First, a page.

METHODS: A cross-sectional, online survey assessing knowledge and attitudes towards ZIKV infection on multiple-item scales was sent to GPs in the Sumatra and Java islands of Indonesia. The associations between independent factors and either knowledge or attitude were assessed with logistic regressions. The correlation and association between knowledge and attitude were estimated.
RESULTS: We included 457 (53.7%) out of 850 responses in the analysis. Among these, 304 (66.5%) and 111 (24.2%) respondents had a good knowledge and attitude, respectively. No demographic, workplace, professional development, or experiential characteristics related to ZIKV infection were associated with knowledge. In the multivariate analysis, only contact experience was associated with attitude. There was a significant, positive correlation between knowledge and attitude scores.
CONCLUSIONS: Although knowledge of pregnancy-related complications of ZIKV infection is relatively high among GPs in Indonesia, more than 75% of them had a poor attitude towards pregnancy-related issues of Zika. Strategies for enhancing the capacity of GPs to develop positive attitudes and respond to ZIKV infection are needed.
METHODS: A retrospective study was conducted to recognize the epidemiology facts of EPTB. Individual data for EPTB patients were collected from TB registers, laboratory TB registers, treatment cards and TB medical personal files into a standardized study questionnaire. Crude (COR) and adjusted odds ratios (AOR) and 95% confidence intervals (CI) were determined to assess the risk factors for EPTB and unsuccessful treatment outcomes.
RESULTS: There were 1222 EPTB patients presenting 13.1% of all TB cases during 2006-2008. Pleural effusion and lymph node TB were the most frequent types and accounted for 45.1% of all EPTB cases among study participants. Treatment success rate was 67.6%. The best treatment completion rates were found in children ≤15 years (0.478 [0.231-1.028]; p = 0.05). On multivariate analysis, age group 56-65 years (1.658 [1.157-2.376]; p = 0.006), relapse cases (7.078 [1.585-31.613]; p = 0.010), EPTB-DM (1.773 [1.165-2.698]; p = 0.008), patients with no formal (2.266 [1.254-4.095]; p = 0.001) and secondary level of education (1.889 [1.085-3.288]; p = 0.025) were recorded as statistically positive significant risk factors for unsuccessful treatment outcomes. Patients at the risk of EPTB were more likely to be females (1.524 [1.311-1.746]; p
CASE PRESENTATION: Melioidosis is uncommon in pregnancy but both spontaneous abortion and neonatal melioidosis have been reported. We report a case of bacteraemic melioidosis in a young woman with a subsequent spontaneous abortion, with B. pseudomallei cultured from a high vaginal swab as well as blood.
CONCLUSION: It remains unclear in this and previously reported cases as to whether the maternal melioidosis was sexually transmitted.
CASE PRESENTATION: In September 2010, a 58-year-old diabetic Malaysian male presented with fever and a fluctuant mass on the right side of his neck. B. pseudomallei was isolated from an aspirate of this lesion and there was radiological evidence of disseminated infection in the liver and spleen. The recurrence of clinical symptoms over ensuing months prompted further aspiration and biopsy of a cervical abscess and underlying lymph nodes. Salmonella enterica serovar Stanley and then M. tuberculosis were identified from these specimens by culture and molecular methods. The patient responded to targeted medical management of each of these infections.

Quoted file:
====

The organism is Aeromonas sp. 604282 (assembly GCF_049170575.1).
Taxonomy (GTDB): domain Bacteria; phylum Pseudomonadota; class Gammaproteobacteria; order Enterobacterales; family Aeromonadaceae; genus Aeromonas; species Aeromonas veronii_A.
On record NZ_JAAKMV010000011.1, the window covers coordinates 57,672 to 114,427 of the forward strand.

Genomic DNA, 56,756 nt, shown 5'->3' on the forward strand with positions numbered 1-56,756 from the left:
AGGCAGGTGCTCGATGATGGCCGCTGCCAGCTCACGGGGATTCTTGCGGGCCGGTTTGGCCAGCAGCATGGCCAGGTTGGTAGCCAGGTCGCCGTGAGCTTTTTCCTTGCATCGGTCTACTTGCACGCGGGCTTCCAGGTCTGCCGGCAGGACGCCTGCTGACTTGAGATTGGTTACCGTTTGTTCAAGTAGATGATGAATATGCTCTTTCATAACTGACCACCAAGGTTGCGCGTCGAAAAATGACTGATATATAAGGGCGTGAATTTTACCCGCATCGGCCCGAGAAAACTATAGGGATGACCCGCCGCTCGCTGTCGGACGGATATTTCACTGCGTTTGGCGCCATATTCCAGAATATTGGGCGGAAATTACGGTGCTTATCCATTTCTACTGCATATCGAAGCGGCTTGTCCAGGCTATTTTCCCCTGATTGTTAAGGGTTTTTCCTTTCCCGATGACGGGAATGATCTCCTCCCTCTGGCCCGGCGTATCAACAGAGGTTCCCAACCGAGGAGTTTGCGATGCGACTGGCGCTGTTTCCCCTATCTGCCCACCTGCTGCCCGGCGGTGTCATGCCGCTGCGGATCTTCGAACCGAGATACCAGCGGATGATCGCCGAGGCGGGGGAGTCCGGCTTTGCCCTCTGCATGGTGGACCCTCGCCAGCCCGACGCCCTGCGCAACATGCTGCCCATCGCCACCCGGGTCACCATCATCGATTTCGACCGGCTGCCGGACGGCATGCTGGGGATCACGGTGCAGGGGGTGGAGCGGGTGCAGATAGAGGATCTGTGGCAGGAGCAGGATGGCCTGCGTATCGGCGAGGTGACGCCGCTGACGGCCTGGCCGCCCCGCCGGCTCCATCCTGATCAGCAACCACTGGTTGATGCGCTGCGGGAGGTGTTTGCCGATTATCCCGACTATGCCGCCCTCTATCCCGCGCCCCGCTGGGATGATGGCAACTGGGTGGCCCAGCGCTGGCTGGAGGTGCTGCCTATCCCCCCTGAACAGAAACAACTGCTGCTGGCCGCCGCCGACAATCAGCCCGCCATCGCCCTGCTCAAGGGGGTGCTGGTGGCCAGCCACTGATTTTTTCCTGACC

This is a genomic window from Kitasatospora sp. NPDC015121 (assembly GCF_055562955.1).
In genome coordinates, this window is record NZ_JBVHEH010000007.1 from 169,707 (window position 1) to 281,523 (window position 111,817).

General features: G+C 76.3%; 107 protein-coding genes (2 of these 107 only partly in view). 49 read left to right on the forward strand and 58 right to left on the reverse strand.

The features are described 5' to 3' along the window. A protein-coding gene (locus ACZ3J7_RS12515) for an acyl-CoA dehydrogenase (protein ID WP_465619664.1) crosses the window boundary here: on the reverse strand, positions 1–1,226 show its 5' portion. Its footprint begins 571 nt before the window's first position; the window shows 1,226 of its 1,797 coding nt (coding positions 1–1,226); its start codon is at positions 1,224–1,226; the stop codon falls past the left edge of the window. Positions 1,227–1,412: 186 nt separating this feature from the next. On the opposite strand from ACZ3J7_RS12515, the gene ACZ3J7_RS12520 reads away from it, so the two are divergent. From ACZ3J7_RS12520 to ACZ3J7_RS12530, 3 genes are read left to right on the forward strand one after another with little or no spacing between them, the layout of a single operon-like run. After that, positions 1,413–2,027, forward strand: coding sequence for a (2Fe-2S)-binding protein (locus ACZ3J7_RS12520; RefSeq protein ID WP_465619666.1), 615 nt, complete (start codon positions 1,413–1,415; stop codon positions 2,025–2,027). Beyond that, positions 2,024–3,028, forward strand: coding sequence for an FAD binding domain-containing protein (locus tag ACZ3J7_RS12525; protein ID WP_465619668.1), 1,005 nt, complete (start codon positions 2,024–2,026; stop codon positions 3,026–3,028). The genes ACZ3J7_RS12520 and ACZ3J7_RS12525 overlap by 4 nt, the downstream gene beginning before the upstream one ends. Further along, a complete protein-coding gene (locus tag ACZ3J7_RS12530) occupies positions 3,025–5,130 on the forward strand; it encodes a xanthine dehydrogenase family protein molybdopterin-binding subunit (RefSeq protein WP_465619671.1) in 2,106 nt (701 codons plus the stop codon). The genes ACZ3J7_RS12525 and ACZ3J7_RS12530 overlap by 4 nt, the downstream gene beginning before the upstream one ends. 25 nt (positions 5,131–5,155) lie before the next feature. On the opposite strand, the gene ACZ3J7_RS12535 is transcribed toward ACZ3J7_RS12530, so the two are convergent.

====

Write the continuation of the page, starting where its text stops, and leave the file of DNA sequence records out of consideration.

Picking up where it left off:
CONCLUSION: In endemic settings, a high index of suspicion and adequate tissue sampling are imperative in identifying these pathogenic organisms. Diabetes was identified as a predisposing factor in this case while our understanding of other potential risk factors is evolving.
METHODS: Urine and urethral swab samples were collected from the primary public sexual health clinic in Singapore and tested for C. trachomatis (CT) or N. gonorrhoeae (NG) infection and for the presence of M. genitalium. Antibiotic resistance in M. genitalium strains detected was determined by screening for genomic mutations associated with macrolide and fluroquinolone resistance.
RESULTS: We report the results of a study into M. genitalium prevalence at the national sexual health clinic in Singapore. M. genitalium was heavily associated with CT infection (8.1% of cases), but present in only of 2.4% in CT negative cases and not independently linked to NG infection. Furthermore, we found high rates of resistance mutations to both macrolides (25%) and fluoroquinolones (37.5%) with a majority of resistant strains being dual-resistant. Resistance mutations were only found in strains from patients with CT co-infection.
CONCLUSIONS: Our results support targeted screening of CT positive patients for M. genitalium as a cost-effective strategy to reduce the incidence of M. genitalium in the absence of comprehensive routine screening. The high rate of dual resistance also highlights the need to ensure the availability of alternative antibiotics for the treatment of multi-drug resistant M. genitalium isolates.